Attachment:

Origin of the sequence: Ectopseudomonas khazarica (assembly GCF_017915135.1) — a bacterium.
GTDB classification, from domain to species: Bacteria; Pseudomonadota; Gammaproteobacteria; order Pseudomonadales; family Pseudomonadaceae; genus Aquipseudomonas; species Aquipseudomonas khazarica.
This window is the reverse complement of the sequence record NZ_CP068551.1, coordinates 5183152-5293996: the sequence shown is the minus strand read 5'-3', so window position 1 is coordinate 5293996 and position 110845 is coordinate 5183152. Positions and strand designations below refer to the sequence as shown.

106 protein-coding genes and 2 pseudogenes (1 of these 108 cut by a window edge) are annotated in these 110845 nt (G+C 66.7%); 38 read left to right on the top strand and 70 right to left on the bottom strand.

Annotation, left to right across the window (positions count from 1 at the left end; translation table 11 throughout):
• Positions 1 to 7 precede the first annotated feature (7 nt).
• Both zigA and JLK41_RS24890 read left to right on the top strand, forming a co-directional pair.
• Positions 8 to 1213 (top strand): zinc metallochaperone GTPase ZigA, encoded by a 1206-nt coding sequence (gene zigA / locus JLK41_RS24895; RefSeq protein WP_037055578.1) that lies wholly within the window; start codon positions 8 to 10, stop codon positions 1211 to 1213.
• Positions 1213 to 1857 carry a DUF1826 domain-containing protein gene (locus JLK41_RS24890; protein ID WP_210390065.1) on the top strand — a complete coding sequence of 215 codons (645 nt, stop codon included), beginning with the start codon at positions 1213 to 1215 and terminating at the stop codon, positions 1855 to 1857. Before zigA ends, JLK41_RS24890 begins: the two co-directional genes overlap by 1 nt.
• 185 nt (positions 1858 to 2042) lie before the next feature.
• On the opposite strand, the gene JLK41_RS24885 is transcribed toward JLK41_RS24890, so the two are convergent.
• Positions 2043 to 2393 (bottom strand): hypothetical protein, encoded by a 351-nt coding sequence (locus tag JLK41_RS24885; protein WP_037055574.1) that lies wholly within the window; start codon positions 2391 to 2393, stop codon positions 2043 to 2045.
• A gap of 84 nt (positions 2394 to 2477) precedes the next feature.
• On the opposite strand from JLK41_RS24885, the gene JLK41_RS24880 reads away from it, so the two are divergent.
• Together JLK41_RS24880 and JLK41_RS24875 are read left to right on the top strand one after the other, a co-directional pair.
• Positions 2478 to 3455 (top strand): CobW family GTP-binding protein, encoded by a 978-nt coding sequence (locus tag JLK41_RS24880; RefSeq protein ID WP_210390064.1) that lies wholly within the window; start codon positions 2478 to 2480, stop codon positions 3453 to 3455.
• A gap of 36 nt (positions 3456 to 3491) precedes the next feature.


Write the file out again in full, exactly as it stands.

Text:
Origin of the sequence: Ectopseudomonas khazarica (assembly GCF_017915135.1) — a bacterium.
GTDB classification, from domain to species: Bacteria; Pseudomonadota; Gammaproteobacteria; order Pseudomonadales; family Pseudomonadaceae; genus Aquipseudomonas; species Aquipseudomonas khazarica.
This window is the reverse complement of the sequence record NZ_CP068551.1, coordinates 5183152-5293996: the sequence shown is the minus strand read 5'-3', so window position 1 is coordinate 5293996 and position 110845 is coordinate 5183152. Positions and strand designations below refer to the sequence as shown.

106 protein-coding genes and 2 pseudogenes (1 of these 108 cut by a window edge) are annotated in these 110845 nt (G+C 66.7%); 38 read left to right on the top strand and 70 right to left on the bottom strand.

Annotation, left to right across the window (positions count from 1 at the left end; translation table 11 throughout):
• Positions 1 to 7 precede the first annotated feature (7 nt).
• Both zigA and JLK41_RS24890 read left to right on the top strand, forming a co-directional pair.
• Positions 8 to 1213 (top strand): zinc metallochaperone GTPase ZigA, encoded by a 1206-nt coding sequence (gene zigA / locus JLK41_RS24895; RefSeq protein WP_037055578.1) that lies wholly within the window; start codon positions 8 to 10, stop codon positions 1211 to 1213.
• Positions 1213 to 1857 carry a DUF1826 domain-containing protein gene (locus JLK41_RS24890; protein ID WP_210390065.1) on the top strand — a complete coding sequence of 215 codons (645 nt, stop codon included), beginning with the start codon at positions 1213 to 1215 and terminating at the stop codon, positions 1855 to 1857. Before zigA ends, JLK41_RS24890 begins: the two co-directional genes overlap by 1 nt.
• 185 nt (positions 1858 to 2042) lie before the next feature.
• On the opposite strand, the gene JLK41_RS24885 is transcribed toward JLK41_RS24890, so the two are convergent.
• Positions 2043 to 2393 (bottom strand): hypothetical protein, encoded by a 351-nt coding sequence (locus tag JLK41_RS24885; protein WP_037055574.1) that lies wholly within the window; start codon positions 2391 to 2393, stop codon positions 2043 to 2045.
• A gap of 84 nt (positions 2394 to 2477) precedes the next feature.
• On the opposite strand from JLK41_RS24885, the gene JLK41_RS24880 reads away from it, so the two are divergent.
• Together JLK41_RS24880 and JLK41_RS24875 are read left to right on the top strand one after the other, a co-directional pair.
• Positions 2478 to 3455 (top strand): CobW family GTP-binding protein, encoded by a 978-nt coding sequence (locus tag JLK41_RS24880; RefSeq protein ID WP_210390064.1) that lies wholly within the window; start codon positions 2478 to 2480, stop codon positions 3453 to 3455.
• A gap of 36 nt (positions 3456 to 3491) precedes the next feature.